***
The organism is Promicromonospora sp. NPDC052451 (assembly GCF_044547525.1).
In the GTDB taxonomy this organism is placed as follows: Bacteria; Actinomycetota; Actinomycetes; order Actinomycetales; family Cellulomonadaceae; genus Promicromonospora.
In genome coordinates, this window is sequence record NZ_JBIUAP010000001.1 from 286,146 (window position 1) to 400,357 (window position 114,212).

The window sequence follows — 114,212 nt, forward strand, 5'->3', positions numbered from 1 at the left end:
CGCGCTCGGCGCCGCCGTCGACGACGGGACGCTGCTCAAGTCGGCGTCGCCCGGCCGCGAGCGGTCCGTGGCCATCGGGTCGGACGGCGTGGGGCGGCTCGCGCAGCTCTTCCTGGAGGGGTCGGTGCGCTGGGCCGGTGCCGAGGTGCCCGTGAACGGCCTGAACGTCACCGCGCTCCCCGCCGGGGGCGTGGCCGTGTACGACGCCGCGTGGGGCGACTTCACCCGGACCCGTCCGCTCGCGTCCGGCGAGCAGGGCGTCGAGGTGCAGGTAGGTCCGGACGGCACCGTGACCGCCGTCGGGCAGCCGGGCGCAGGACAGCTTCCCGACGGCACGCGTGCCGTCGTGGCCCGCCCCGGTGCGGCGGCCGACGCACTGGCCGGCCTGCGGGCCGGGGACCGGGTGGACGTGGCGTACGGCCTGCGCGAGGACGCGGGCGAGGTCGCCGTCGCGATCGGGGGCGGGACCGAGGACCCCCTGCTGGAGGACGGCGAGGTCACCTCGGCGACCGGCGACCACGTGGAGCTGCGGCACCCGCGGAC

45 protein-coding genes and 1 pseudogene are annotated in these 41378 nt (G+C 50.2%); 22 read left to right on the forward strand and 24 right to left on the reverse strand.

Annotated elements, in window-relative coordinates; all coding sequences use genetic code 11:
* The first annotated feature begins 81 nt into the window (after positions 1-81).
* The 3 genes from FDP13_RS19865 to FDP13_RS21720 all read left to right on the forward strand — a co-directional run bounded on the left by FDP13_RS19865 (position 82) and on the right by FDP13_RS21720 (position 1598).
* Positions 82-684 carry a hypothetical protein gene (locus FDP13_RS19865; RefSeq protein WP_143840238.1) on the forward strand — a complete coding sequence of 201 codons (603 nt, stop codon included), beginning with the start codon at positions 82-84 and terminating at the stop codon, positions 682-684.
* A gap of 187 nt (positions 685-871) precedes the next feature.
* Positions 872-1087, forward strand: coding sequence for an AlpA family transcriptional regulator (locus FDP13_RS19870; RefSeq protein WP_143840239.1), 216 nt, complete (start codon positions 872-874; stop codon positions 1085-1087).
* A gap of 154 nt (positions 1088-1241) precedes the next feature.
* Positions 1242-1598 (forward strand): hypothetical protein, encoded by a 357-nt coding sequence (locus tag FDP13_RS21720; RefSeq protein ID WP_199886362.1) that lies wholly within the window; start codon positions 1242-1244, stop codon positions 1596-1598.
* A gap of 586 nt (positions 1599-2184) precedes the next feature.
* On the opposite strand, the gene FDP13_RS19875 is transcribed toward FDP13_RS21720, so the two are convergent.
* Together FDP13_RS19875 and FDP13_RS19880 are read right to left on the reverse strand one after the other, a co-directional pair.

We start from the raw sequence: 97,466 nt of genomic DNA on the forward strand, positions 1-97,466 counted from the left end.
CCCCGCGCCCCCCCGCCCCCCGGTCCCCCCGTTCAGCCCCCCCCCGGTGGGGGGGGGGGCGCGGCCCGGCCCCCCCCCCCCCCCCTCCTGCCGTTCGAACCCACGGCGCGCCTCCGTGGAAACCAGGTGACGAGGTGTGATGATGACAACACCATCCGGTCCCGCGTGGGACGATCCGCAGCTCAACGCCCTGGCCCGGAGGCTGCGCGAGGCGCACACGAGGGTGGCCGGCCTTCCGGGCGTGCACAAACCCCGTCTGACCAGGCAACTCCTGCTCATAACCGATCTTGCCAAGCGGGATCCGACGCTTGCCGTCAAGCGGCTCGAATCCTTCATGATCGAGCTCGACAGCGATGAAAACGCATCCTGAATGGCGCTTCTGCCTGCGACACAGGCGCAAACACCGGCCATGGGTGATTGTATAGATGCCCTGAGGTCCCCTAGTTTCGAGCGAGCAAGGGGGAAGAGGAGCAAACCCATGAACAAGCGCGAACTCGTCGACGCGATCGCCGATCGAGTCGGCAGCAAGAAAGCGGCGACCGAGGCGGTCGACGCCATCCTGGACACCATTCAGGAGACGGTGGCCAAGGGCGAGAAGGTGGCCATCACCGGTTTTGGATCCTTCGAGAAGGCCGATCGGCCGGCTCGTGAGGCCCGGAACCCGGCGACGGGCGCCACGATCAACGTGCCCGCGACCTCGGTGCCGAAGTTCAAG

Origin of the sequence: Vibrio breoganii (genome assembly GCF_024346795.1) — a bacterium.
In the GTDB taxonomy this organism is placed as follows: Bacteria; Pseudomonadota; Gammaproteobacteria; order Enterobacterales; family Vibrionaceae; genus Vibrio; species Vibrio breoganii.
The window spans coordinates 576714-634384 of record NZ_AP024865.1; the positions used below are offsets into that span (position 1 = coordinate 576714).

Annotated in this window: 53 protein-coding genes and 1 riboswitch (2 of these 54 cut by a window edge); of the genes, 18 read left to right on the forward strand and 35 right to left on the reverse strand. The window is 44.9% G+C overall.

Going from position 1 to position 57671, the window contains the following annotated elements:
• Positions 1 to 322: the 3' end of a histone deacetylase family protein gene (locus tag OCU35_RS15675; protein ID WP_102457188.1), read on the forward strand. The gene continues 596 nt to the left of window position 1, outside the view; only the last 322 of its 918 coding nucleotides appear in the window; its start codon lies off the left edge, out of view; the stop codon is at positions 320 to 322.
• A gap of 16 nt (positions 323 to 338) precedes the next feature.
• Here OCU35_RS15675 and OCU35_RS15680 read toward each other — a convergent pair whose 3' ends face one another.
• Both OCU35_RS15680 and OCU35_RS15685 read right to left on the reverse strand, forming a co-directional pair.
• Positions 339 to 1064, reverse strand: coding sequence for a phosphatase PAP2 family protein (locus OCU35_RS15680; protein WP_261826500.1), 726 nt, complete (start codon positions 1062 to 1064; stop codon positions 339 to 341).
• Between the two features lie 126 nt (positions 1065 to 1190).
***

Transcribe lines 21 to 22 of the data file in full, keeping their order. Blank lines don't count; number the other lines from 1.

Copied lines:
In the GTDB taxonomy this organism is placed as follows: Bacteria; Pseudomonadota; Gammaproteobacteria; order Enterobacterales; family Vibrionaceae; genus Vibrio; species Vibrio breoganii.
The window spans coordinates 576714-634384 of record NZ_AP024865.1; the positions used below are offsets into that span (position 1 = coordinate 576714).